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Trial Work Period

Unless medical recovery is an issue, an individual receiving Social Security based on disability is entitled to a nine-month Trial Work Period (TWP), which allows the individual to test work skills while maintaining full benefit checks regardless of any income earned. The TWP can start with the first month the individual is eligible for SSDI benefits or the month in which the individual files for benefits, whichever is later. The TWP continues until the individual has accumulated 9 months (not necessarily consecutive) in which the individual has performed "services" within a rolling 60-consecutive-month period. SSA currently considers an individual has performed "services" in a month if they earn over $720 (this is the 2011 amount) or works over 80 hours in self-employment in the month.. The dollar amount is adjusted each year based on the national average wage. During the TWP no other incentives (i.e., IRWE, subsidy,) are considered.

When an individual has completed nine service months (1/92 or later), count back 60 consecutive months to see if the nine service months were completed in that 60-month period.

If not, the service months that fall before the 60-month period are disregarded; the service that months that fall within the 60-month period are counted, and the TWP continues. Each time thereafter that a service month is used, count to determine if nine service months have been completed within the 60-month period, until the TWP has been completed.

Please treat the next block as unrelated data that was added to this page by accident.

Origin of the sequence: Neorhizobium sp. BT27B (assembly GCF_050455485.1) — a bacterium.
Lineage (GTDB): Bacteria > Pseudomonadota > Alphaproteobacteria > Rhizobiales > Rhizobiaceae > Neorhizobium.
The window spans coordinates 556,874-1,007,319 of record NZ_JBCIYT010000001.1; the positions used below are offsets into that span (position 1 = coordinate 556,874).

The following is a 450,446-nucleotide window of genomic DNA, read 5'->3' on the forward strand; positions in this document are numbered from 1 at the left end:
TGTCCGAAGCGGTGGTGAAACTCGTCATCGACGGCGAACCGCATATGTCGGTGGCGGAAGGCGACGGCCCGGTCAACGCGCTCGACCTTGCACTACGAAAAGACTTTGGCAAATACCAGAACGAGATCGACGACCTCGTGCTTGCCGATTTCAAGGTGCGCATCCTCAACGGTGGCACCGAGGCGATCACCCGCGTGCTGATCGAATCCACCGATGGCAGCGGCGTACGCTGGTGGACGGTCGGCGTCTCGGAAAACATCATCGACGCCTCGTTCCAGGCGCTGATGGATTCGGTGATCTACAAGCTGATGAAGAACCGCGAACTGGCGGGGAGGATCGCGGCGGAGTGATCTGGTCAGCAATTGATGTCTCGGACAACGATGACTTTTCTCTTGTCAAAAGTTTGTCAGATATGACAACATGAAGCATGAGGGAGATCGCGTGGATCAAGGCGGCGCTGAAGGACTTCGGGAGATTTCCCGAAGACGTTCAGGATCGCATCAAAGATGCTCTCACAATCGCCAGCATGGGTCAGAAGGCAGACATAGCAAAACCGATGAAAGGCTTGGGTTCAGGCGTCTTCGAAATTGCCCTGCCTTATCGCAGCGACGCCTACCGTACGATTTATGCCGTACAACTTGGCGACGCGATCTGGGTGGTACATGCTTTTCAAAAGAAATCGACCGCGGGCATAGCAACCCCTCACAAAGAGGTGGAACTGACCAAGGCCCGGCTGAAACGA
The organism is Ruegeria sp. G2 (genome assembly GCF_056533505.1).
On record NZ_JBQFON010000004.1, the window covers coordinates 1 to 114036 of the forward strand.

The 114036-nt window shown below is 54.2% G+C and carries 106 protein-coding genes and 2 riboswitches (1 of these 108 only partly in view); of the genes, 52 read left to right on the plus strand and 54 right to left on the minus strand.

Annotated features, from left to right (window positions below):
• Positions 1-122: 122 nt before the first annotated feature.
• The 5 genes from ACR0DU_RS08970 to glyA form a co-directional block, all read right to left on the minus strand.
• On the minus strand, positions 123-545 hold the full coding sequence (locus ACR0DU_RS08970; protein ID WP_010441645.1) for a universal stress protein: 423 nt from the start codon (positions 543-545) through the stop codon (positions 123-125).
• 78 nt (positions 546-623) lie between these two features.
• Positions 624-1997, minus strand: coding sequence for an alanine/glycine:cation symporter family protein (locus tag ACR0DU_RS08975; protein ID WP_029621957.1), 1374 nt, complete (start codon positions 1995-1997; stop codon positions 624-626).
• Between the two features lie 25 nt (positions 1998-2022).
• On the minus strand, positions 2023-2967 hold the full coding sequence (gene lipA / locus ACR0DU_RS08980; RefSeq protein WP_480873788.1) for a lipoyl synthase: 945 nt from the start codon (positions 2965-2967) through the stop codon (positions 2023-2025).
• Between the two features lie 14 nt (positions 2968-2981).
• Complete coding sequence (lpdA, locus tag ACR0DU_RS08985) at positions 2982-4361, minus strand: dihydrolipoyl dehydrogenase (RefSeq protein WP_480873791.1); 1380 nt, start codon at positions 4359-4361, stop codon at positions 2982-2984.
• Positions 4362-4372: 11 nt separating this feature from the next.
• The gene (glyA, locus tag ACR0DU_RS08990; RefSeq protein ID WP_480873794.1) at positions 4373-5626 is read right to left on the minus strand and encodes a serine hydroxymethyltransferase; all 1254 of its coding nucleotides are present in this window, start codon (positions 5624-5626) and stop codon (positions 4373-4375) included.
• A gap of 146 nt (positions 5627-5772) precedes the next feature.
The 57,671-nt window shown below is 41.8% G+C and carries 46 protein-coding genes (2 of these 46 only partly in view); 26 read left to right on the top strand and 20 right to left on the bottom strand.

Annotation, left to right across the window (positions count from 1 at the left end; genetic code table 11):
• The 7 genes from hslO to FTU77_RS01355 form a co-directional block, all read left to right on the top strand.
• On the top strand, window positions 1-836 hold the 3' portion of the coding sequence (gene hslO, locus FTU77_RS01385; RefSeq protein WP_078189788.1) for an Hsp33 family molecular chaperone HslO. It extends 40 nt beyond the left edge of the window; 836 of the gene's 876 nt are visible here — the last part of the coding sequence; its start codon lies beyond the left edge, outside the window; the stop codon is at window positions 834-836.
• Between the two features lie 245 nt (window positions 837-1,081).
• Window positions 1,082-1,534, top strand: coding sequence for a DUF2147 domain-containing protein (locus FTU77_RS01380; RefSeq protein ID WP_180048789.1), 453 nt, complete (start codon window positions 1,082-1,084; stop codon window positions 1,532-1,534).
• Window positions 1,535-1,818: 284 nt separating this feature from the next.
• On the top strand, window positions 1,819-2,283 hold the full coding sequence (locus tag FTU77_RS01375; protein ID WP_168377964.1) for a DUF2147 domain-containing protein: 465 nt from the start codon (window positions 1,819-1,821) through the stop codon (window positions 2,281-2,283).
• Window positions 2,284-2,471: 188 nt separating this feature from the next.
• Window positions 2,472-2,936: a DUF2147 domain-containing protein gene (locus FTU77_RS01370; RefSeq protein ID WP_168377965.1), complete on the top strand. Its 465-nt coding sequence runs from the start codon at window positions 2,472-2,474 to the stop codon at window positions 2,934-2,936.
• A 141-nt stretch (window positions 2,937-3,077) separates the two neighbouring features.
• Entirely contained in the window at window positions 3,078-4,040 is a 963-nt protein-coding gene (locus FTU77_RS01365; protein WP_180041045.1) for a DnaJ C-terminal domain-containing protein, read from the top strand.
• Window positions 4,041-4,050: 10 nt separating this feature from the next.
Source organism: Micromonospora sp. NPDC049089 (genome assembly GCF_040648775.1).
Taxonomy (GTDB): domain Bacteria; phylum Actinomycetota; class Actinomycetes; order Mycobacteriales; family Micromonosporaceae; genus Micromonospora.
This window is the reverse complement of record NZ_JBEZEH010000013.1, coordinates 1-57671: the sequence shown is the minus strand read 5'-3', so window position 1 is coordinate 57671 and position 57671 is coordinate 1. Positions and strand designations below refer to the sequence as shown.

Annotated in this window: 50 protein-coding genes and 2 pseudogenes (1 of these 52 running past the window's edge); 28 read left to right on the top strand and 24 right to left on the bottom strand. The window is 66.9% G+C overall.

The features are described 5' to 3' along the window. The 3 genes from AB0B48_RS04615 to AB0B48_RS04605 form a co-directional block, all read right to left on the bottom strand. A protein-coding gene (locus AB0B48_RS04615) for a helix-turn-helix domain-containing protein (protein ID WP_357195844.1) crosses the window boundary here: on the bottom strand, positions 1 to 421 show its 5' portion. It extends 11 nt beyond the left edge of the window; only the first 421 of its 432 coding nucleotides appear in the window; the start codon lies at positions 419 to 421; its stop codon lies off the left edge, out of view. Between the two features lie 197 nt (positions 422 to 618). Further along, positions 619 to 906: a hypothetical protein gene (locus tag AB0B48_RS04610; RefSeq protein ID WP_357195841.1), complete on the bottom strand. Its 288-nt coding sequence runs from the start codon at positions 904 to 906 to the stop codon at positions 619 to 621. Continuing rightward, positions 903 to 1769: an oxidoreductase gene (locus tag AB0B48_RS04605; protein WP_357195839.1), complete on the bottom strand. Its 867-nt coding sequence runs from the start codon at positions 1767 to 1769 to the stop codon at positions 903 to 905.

Individuals are entitled to a TWP for each period of disability.

Learners should keep in mind that the TWP amount has varied across the years and they should use the TWP amount that corresponds to the year during which wages are being looked at. Table 2 details the changes in TWP amounts over the years.

Earnings trigger a trial work period

During a trial work period, a beneficiary receiving Social Security disability benefits may test his or her ability to work and still be considered disabled. We do not consider services performed during the trial work period as showing that the disability has ended until services have been performed in at least 9 months (not necessarily consecutive) in a rolling 60-month period. In 2018, any month in which earnings exceed $850 is considered a month of services for an individual's trial work period. In 2019, this monthly amount increases to $880.

Monthly earnings that trigger a trial work period
Year Monthly earnings ($)
1978 & prior50
For more information, please see section 404.1592 of the Code of Federal Regulations.

Method used to determine earnings that trigger a trial work period

Monthly earnings in 2019, used to determine whether a month is part of a trial work period, is such amount for 2001 multiplied by the ratio of the national average wage index for 2017 to that for 1999, or, if larger, such amount for 2018 ($850). If the amount so calculated is not a multiple of $10, we round it to the nearest multiple of $10. Below are details on how we determined the latest amount.

Calculation details
Amounts in
2001 monthly earnings$530
1999 average wage index30,469.84
2017 average wage index50,321.89
Computation $530 times 50,321.89 divided by 30,469.84 equals $875.31, which rounds to $880
Higher amount $880 exceeds the amount for 2018, so the amount for 2019 is $880

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